NSPE TODAY: POLICY PERSPECTIVES
BY SARAH OGDEN
Most federal A/E services could face additional scrutiny before they are contracted to the private sector, under a new policy from the Office of Federal Procurement Policy that took effect October 12.
The rules respond to a 2009 Presidential Memorandum on Government Contracting, which stated that the line between inherently governmental and commercial activities had become blurred and may have led to the performance of inherently governmental work by outside contractors and a general overreliance on government outsourcing.
The new policy clarifies what functions are inherently governmental—that is, "so intimately related to the public interest as to require performance by federal
government employees" and requires agencies to identify their "critical functions" to ensure they can maintain control of functions key to the agency's mission and operations.
The Office of Federal Procurement Policy (OFPP) does not define A/E services as inherently governmental, but it does define "construction of buildings or structures intended to be secure from electronic eavesdropping or other penetration by foreign governments" as "closely associated" with inherently governmental functions. The policy also states that professional and technical services "are likely to be commonly found among those considered to be either critical or closely associated with inherently governmental functions" though it does not explicitly include professional services in the "closely associated" category.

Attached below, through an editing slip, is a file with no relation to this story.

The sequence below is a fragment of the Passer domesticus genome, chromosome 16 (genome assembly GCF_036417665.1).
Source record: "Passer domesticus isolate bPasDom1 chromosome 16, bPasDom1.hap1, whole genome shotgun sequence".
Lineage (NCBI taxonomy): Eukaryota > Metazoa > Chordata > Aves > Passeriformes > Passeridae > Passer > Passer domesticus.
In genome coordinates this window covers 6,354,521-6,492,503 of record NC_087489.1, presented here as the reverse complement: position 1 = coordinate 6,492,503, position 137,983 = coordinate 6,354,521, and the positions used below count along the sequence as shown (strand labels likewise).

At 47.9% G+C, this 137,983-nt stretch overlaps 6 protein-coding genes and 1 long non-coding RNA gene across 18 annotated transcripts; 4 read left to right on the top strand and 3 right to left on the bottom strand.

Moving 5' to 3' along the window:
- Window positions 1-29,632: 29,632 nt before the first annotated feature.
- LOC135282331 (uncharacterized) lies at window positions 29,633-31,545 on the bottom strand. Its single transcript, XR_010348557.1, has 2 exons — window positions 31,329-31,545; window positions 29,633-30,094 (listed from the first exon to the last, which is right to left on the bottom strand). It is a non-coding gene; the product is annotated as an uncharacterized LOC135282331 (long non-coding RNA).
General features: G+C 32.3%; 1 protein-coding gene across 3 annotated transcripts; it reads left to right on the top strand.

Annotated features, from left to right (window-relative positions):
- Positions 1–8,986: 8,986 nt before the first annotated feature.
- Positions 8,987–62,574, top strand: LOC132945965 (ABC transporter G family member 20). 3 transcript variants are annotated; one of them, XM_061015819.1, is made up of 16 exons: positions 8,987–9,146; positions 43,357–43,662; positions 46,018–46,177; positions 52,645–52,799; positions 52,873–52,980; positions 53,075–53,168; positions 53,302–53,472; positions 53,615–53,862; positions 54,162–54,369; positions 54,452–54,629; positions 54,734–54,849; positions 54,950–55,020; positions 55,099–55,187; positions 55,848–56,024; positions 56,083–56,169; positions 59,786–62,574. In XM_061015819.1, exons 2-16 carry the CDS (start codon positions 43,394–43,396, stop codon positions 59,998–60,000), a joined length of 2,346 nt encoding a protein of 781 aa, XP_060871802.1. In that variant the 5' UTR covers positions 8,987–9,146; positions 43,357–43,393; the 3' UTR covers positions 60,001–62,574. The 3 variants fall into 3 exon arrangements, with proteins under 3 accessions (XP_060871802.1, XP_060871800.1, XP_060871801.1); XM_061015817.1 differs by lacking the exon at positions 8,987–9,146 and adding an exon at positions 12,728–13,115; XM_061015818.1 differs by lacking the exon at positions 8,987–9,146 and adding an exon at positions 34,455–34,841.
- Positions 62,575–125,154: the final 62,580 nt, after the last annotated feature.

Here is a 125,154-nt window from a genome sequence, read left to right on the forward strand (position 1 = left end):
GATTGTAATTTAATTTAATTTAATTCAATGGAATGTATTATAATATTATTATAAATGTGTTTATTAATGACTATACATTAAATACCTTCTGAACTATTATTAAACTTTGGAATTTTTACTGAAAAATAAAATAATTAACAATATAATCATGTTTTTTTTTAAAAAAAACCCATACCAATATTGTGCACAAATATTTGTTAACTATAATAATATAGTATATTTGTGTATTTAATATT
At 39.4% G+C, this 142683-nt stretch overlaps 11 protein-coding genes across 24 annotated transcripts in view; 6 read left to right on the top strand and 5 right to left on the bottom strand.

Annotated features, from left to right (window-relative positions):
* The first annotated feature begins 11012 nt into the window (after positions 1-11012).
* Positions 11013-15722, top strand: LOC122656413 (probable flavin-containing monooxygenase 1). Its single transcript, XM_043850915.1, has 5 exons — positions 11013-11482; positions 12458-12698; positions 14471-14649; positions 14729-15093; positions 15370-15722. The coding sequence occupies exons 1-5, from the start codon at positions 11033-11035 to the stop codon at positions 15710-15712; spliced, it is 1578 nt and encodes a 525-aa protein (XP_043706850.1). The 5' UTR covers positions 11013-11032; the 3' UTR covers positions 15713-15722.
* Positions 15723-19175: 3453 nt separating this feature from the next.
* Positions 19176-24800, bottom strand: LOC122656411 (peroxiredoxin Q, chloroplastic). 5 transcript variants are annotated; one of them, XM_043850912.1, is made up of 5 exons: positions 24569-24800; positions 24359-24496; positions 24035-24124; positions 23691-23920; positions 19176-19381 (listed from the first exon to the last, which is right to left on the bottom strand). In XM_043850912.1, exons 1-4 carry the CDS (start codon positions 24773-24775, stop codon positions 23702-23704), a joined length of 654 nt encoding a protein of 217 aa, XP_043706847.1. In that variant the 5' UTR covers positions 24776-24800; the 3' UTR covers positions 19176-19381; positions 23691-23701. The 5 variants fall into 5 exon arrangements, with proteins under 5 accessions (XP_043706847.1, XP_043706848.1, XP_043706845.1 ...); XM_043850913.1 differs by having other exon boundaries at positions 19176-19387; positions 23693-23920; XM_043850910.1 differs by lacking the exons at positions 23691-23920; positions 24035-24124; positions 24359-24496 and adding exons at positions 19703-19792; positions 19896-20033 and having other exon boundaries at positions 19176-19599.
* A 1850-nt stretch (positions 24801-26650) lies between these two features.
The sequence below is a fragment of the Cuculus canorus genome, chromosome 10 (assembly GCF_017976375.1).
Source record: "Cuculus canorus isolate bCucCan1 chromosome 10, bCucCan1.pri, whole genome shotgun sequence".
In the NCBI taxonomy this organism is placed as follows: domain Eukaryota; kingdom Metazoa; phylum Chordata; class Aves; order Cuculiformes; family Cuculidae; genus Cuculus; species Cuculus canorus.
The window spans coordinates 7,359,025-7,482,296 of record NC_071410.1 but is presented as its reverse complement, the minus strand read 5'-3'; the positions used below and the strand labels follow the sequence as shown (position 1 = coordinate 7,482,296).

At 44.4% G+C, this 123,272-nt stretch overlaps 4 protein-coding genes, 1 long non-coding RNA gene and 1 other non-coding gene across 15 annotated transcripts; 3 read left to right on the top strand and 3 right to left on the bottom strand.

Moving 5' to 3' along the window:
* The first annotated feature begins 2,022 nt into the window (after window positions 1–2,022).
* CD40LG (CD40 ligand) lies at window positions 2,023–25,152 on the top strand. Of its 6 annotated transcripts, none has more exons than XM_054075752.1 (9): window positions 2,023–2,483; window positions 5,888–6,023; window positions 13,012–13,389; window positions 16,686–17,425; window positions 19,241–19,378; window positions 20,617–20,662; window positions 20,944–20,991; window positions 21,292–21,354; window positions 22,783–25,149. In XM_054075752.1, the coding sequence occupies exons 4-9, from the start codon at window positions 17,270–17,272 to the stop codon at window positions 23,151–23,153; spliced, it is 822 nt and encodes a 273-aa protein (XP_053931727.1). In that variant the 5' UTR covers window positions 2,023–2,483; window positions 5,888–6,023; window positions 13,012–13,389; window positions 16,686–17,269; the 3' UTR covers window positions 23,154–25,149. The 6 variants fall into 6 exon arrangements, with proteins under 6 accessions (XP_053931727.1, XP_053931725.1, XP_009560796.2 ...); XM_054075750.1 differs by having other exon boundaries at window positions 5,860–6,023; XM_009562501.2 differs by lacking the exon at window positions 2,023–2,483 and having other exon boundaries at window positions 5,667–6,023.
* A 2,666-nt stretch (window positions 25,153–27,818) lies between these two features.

Though the "closely associated" category does not prohibit private contractors from competing for work, it does subject those services to extra scrutiny before they can be outsourced. Agencies now must give special consideration to using federal employees to perform functions closely associated with inherently governmental functions in order to minimize reliance on outsourcing.
NSPE's Professional Policy "Recognition of the Engineering Function Within Government" firmly supports licensed professional engineers in the government and encourages them to perform functions that hone their professional and technical capabilities. NSPE is concerned, however, that the number of licensed professional engineers in the federal workforce is not sufficient to support the federal government's new internal focus, which could lead to underqualified federal employees overseeing critical A/E projects. This would create a hazard to the public health and safety.
The Council on Federal Procurement of Architectural and Engineering Services, of which NSPE is a founding member, commented on OFPP's policy during the 2010 public comment period. In addition to citing the threat to the public health and safety, COFPAES discussed the concern that including "construction of buildings or structures intended to be secure from electronic eavesdropping or other penetration by foreign governments" as a "closely associated" function could have a slippery slope effect, resulting in the design and construction of all federal buildings being deemed "closely associated." OFPP did not include COFPAES's comments in its final policy.
Despite the possible ramifications of the new policy, the agency speakers at the recent COFPAES Federal Markets Conference (see sidebar) remained unconcerned about the policy's effect on their future plans. One speaker said that there is no way to implement the policy because the federal government simply does not have a sufficient internal engineering workforce. Another pointed out that the policy has received no funding, without which nothing in Washington gets done.
To read OFPP's policy, visit http://1.usa.gov/p4xRsz.